By Taniel Shant
The term “stewardship” is defined as an ethic that embodies the responsible planning and management of resources. To be a good steward, one must have the principles and ethics that enables him or her to be responsible for someone or something, and to be a good manager in carrying out those duties. In politics, the concept of stewardship seems to be lost on citizens, the majority of whom think of politicians as egotistical and ambitious opportunists who are only out to enrich themselves. One needs only to look at the dismal approval rating of Members of Congress to see evidence of Americans’ distrust in government. In other words, most people don’t believe, rightly so, that their government is a responsible steward of their way of life.
This is an important concept because, to me, to be a good public servant is to be a good steward, particularly when it comes to the fiscal management of our government’s resources. One large example of our county government’s lack of stewardship is this disastrous proposal to raise our sales tax by 17%.
Falsely marketed as a “penny tax,” local officials have embarked on a marketing campaign to positively change public opinion on this issue. If people were told the truth, that it is a 17% tax hike, voters would reject it outright.
Officials say that there are only three ways to pay for the infrastructure and education needs in Palm Beach County: 1) raise the sales tax; 2) raise the property tax; or 3) issue a bond. This shortsighted thinking is what is wrong with politics today. There is always another way, and that is to find the money in our $4.3 Billion dollar county budget. Whereas raising taxes is a first resort to many, it is a last resort for me. A responsible steward would first seek to find waste, fraud, and abuse to ensure our government is run efficiently and responsibly before shifting the burden on the people.
For example, a recent audit of the Palm Beach County School District found that it paid 3x more for a new school bus routing software than any other county in the state, while at the same time cutting safety and maintenance inspections of the vehicles and drivers that transport our children. The same audit also found over $500,000 in missing fuel. Imagine how much more waste exists, particularly in those departments that refuse an audit.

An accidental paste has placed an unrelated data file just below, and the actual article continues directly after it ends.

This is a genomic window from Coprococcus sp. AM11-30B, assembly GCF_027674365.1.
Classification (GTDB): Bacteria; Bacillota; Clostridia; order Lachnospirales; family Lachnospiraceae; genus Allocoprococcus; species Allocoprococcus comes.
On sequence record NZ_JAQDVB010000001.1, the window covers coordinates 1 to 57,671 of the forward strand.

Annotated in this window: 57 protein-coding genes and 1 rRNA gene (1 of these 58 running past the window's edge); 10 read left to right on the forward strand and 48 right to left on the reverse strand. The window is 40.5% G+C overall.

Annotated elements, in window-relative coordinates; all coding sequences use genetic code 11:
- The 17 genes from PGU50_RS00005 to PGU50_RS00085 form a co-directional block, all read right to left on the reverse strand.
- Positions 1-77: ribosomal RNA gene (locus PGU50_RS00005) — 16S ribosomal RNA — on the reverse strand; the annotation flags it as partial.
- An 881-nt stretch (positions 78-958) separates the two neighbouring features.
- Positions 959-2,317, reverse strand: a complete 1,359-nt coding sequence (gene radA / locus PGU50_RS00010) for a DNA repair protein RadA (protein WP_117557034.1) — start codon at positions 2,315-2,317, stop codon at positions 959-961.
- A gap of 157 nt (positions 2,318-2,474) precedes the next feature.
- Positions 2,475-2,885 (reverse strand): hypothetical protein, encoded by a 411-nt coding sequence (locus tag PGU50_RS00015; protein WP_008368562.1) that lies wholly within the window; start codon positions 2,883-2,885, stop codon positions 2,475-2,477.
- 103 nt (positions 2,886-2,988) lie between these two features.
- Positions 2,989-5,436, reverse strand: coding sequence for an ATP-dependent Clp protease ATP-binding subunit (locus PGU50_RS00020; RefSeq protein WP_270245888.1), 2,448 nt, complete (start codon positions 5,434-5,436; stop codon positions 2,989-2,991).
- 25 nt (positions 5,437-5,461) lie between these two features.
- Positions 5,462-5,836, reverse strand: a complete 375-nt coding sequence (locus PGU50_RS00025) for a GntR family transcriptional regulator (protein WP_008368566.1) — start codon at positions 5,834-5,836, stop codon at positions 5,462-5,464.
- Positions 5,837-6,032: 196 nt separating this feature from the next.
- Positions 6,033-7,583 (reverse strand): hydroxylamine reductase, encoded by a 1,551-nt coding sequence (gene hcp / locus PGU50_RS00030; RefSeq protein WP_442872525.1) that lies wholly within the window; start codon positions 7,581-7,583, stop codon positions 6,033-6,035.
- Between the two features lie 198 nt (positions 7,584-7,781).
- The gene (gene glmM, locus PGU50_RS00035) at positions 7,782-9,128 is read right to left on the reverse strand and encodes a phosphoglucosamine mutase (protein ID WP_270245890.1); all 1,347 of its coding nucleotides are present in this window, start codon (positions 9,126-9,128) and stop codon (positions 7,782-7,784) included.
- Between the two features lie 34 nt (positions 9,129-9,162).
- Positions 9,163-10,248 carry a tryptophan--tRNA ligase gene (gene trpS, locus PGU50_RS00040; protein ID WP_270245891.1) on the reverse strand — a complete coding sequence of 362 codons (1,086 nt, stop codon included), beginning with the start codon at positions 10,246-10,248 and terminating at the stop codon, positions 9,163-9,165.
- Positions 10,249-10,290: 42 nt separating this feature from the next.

There is another question that should be asked: How much is the public relations blitz costing taxpayers? According to my sources, it is somewhere in the $120,000 to $150,000 range. So now we have our local government using taxpayer dollars for a marketing campaign, falsely labeled “one county, one penny,” with beautiful glossy handouts, a state-of-the-art website, yard signs, and three video advertisements being marketed in order to get you to give them more of your hard earned money. Thomas Jefferson once said, “To compel a man to subsidize with his taxes the propagation of ideas which he disbelieves and abhors is sinful and tyrannical.”
Commissioner Mary Lou Berger showcased poor stewardship when she voted in favor of the 17% sales tax increase. This tax is regressive and it hurts the most vulnerable communities in our society, namely the poor, hard-working middle-class Americans, and seniors.
Ghandi once said, “to serve is to lead.” A good steward is a good servant and thus a good leader. It is my hope that in this election the people in Palm Beach County ask themselves, “Who do I trust to be a good steward over my life and my tax dollars?” With that in mind, you should vote for the person with the ethic that embodies the responsible planning and management of resources. After all, that’s what stewardship is all about.